Advantages to taking the LSAT super-early
    1. A LOT of time for prep. More than three months with absolutely nothing to do, and for various reasons, I'm unable to take any college courses. I plan to follow the 5-month plan outlined here: 5-Month Study Schedule
    2. Don't know how many of you have read his (?) posts, but Cue7 has a lot of posts in the UChicago (where I'm heading this fall) forums about how he suspects that the reason Chicago underperforms at pre-law placement relative to its peers is because people don't take the LSAT seriously enough. I don't know if he's right, but either way, I plan to take the LSAT very seriously, and I sincerely believe that this will be the best time for me to focus on knocking out the LSAT (and being fully prepared to do so) and not needing to juggle studying for the LSAT (which supposedly is the equivalent of a full-time job or at least a part-time one) with taking hard classes, pursuing a satisfying social life and interesting extracurriculars.
    3. Note, I may want to knock out the LSAT as early as possible, but that is not inconsistent with getting a high score. If I'm not consistently getting good scores on the practice tests, I won't take the real thing, though I will likely continue studying and consider taking it the next test date.

    Potential Disadvantages which I would like to get some opinions on
    1. Of course, relative intellectual immaturity. I'm the first one to admit that I'm much smarter now as a HS senior than I was as a HS sophomore. Am I underestimating the impact of this relative to the advantage of having a lot of time to prepare?
    2. Impact of college courses. This is related to the above point. Will taking courses in logic and so forth make a huge difference in my score, keeping in mind that I will be learning logic according to the 5-month plan. Student615 says here (http://talk.collegeconfidential.com/law-school/309068-taking-lsat-during-sophomore-year.html) that: "While I don't imagine that law schools would care whether you took the LSAT sophomore year, I would caution against it. I think that college level work in general will do a lot to prepare you for the test: critical thinking, logic, dense reading, emphasis on speed."
    3. Will colleges look at when I took it, even if I got a good score, and say, "OMG! Another over-achieving ORM!!!"
    4. The five-year limit on the score. If I understand correctly, June marks the beginning of a new cycle, right? This means that I can only apply either my senior year or one year after that, right? My thinking is that if I take more than a year off before applying (or reapplying, wouldn't it be fairly easy for me to find some time to prep again?)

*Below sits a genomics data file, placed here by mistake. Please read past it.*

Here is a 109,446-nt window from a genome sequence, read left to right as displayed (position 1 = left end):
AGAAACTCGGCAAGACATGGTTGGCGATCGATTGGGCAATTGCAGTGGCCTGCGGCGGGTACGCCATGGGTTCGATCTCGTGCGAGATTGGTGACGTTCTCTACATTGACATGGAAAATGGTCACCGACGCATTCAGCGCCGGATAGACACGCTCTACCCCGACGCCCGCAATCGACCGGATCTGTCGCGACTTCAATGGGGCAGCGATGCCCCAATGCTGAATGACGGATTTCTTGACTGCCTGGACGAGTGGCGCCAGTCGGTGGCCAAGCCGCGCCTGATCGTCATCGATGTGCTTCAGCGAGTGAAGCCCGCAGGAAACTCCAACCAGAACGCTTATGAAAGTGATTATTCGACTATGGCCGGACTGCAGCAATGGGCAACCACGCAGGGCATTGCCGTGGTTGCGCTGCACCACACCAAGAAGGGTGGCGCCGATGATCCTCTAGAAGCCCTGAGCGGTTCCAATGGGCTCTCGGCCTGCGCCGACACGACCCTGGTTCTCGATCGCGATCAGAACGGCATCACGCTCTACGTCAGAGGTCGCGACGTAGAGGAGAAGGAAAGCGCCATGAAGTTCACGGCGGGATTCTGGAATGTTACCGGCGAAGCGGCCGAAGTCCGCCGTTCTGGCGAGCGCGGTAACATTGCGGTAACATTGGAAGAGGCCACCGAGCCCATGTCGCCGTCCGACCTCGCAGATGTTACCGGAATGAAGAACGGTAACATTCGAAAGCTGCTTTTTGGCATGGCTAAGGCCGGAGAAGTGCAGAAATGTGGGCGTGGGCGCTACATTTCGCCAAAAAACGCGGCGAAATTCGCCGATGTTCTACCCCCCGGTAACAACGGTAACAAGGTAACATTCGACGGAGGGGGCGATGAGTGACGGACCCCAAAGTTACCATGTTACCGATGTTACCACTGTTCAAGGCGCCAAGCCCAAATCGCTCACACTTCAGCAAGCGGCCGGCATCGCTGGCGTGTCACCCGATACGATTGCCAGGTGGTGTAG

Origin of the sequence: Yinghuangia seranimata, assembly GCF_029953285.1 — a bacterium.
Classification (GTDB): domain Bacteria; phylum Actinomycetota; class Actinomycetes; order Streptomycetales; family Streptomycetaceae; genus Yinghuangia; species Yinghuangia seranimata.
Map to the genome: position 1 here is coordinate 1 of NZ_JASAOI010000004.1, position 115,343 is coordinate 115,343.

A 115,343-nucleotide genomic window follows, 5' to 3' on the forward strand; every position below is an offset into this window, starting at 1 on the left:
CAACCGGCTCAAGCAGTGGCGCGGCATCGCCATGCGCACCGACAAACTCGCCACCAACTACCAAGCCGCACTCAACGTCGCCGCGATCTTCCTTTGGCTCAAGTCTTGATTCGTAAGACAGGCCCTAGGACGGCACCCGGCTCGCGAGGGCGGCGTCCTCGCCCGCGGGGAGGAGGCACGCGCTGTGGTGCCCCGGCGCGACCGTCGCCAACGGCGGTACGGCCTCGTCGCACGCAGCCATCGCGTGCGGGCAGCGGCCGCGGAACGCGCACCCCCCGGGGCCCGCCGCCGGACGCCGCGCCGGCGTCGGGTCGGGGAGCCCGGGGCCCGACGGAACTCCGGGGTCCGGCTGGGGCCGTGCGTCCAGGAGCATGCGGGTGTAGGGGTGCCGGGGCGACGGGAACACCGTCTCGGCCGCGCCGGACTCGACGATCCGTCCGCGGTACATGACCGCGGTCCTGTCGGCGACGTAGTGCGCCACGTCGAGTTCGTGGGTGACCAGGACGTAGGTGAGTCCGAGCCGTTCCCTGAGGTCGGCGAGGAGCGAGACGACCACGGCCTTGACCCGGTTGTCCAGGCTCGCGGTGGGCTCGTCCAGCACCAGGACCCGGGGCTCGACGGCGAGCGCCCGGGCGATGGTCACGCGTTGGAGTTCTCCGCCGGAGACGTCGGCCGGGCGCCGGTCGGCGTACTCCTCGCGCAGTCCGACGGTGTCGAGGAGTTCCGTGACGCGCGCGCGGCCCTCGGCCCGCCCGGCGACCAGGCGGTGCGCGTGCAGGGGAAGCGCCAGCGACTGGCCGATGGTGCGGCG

Apparently others have taken it sophomore year (http://talk.collegeconfidential.com/law-school/309068-taking-lsat-during-sophomore-year.html) so it isn't too crazy for me to take it freshman year, right? Of course...that is a slippery slope until gradeschoolers are taking it.

    At the very least, would you guys think it would be worth it to study hard for the LSAT this coming summer before I even enter college even if I don't take the LSAT until sophomore or junior years?

    Once again, I have to emphasize. I am aware of the huge experience gap between me and most of you, and really value your insight. My own personal experience taking the SAT early in junior year has shown me how stress-relieving it is to have the SAT out of the way while everyone else is trying to struggle with prepping for it and getting good grades with a rigorous junior year courseload. In fact, if I could do it all over again, I would have taken the SAT as a freshman or sophomore so I would have had the summer before junior year to do something much more fun and exciting.

    Also, I don't mean to sound really conceited (though, I admit I am...), but I do consider myself more mature than average, and I've learned to trust my gut about these things, though admittedly, my gut is only 18 years old...